Candice Kumai is working on top of the center island of a kitchen studio in Brooklyn, New York. The chef, author, photographer and former model takes aim at a bowl of roasted kabocha squash framed by vases of blown white roses—and talks while she works. “Kintsugi is ‘the art of golden repair,’” Kumai explains.
The concept of kintsugi now infuses her work, as well as her idea of physical health and psychological well-being. Praised by everyone from media and wellness magnate Arianna Huffington to body-positive yogi and author Jessamyn Stanley, and even called “the golden girl of wellness” by Elle magazine, Kumai elevates her photography subjects above and beyond their inherent beauty. Her focus is on the ephemeral—the fragile satin of fresh blossoms, the fleeting texture of foam.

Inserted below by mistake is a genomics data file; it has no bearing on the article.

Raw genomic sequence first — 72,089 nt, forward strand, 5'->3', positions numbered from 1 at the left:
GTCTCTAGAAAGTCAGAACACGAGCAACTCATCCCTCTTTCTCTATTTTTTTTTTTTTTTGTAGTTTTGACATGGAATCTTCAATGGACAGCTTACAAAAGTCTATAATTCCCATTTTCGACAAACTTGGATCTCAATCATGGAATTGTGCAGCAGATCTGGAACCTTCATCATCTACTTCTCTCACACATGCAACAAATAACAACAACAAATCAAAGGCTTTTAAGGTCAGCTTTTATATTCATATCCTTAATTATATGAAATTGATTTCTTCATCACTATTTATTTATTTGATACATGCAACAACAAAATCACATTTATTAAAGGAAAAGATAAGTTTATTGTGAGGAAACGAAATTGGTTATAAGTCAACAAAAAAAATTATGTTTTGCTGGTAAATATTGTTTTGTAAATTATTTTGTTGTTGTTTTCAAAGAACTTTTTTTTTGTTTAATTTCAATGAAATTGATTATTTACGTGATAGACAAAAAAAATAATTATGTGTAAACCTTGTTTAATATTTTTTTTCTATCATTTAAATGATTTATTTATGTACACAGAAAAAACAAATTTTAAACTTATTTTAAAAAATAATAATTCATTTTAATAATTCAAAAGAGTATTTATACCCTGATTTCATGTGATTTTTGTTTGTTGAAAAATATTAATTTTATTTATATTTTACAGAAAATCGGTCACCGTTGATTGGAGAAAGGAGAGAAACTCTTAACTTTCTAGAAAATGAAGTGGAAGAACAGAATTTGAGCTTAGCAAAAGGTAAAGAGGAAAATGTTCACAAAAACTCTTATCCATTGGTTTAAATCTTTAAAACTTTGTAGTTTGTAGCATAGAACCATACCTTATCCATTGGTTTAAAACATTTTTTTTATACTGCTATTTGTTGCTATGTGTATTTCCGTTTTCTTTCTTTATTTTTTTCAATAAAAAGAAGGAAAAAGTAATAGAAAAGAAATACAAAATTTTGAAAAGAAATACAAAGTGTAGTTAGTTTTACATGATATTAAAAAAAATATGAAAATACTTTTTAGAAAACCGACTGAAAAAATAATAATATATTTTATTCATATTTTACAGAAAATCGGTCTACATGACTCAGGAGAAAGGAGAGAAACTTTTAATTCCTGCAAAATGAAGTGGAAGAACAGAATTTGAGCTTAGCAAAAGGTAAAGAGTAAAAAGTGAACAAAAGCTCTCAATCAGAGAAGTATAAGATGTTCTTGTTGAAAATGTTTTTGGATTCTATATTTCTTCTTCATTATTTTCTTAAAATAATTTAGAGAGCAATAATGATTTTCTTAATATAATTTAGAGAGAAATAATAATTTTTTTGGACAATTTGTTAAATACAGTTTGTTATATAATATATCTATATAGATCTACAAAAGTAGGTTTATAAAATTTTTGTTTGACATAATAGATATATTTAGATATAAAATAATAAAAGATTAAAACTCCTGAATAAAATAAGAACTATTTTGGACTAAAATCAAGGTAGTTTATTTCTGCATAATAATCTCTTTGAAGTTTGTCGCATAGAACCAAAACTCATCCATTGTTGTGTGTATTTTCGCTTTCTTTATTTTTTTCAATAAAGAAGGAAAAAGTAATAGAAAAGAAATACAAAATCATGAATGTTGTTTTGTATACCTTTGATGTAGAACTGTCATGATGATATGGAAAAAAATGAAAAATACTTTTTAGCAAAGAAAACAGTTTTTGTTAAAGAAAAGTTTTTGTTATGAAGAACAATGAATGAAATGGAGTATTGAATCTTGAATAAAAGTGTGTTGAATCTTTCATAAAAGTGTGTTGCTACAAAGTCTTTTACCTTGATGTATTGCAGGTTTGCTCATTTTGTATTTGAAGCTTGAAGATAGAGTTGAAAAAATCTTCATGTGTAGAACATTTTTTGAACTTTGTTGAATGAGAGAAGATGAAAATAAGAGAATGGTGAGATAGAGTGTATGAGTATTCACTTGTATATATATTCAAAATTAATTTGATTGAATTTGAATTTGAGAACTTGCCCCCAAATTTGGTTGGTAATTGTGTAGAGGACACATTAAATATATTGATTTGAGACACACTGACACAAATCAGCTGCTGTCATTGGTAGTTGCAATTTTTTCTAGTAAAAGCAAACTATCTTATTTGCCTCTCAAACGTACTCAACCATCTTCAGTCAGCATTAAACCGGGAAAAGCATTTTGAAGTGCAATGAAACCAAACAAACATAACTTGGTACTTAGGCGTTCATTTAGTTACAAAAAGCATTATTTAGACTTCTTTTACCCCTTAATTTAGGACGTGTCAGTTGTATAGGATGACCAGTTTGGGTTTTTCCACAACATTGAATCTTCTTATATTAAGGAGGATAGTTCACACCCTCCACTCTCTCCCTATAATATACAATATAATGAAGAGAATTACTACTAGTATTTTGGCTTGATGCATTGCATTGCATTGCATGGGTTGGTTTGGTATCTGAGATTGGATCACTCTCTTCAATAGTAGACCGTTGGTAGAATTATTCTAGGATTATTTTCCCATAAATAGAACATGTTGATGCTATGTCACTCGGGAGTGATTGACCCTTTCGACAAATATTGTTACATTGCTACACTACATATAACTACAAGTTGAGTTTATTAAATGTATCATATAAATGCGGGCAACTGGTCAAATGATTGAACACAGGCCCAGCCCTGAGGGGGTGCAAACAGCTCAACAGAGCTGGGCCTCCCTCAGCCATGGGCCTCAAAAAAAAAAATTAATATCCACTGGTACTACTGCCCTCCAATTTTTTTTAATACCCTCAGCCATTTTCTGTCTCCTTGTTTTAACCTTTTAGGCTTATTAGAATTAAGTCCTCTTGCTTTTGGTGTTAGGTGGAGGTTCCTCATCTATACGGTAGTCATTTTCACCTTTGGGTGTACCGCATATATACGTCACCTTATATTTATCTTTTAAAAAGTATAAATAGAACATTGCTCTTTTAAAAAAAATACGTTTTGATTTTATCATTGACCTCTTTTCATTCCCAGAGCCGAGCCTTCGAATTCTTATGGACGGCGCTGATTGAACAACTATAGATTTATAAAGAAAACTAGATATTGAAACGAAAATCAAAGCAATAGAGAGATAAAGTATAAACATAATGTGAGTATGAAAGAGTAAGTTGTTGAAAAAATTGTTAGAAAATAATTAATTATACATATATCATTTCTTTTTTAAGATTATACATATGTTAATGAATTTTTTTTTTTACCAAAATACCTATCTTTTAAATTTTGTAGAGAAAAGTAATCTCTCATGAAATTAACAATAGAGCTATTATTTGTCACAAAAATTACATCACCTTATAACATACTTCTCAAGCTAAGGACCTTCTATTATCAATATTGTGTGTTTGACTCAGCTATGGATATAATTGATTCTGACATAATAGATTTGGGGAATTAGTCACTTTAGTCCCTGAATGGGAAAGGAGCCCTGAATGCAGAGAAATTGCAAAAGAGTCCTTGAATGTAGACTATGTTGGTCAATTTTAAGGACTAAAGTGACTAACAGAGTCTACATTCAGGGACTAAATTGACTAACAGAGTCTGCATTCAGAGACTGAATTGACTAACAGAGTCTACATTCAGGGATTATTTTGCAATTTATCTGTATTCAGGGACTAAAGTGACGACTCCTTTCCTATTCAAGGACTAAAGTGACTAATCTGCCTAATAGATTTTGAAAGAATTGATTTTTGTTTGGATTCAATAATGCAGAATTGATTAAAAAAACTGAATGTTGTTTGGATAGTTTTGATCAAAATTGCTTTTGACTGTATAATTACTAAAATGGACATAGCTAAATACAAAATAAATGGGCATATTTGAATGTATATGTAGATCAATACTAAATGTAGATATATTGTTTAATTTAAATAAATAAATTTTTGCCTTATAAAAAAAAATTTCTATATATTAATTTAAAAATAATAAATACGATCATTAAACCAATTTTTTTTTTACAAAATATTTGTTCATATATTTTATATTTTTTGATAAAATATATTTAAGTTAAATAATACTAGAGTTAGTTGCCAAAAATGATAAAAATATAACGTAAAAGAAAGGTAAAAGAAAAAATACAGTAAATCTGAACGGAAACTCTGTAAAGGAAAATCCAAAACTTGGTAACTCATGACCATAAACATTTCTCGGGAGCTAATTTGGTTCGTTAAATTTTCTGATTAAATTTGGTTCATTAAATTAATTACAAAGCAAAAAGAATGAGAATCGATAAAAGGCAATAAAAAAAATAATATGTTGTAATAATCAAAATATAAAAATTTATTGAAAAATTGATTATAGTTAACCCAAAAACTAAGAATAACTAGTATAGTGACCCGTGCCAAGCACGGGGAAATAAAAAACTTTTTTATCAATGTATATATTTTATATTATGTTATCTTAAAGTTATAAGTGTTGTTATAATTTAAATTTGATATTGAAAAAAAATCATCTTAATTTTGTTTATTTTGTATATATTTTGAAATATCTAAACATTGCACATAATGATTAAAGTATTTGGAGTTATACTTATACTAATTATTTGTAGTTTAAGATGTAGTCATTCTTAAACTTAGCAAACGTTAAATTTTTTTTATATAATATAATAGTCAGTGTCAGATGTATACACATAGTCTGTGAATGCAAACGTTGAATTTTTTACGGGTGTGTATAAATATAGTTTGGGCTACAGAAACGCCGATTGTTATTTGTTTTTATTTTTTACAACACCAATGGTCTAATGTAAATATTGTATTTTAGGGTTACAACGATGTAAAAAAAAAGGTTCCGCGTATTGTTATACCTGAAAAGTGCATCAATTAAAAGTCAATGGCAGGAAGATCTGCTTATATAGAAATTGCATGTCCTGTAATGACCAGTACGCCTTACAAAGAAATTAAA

But those are her working hands with unvarnished nails and her sneakers at the edge of her photos and videos. And in fact, for her most recent book “Kintsugi Wellness” (Harper Wave, 2018), Kumai delved deep into her Japanese heritage, ultimately to define a life well-lived as a continuous process of restoring the whole—not in terms of achieving perfection. So I was eager to ask Kumai why she’s made food and food photography her medium for her broader message about wellness.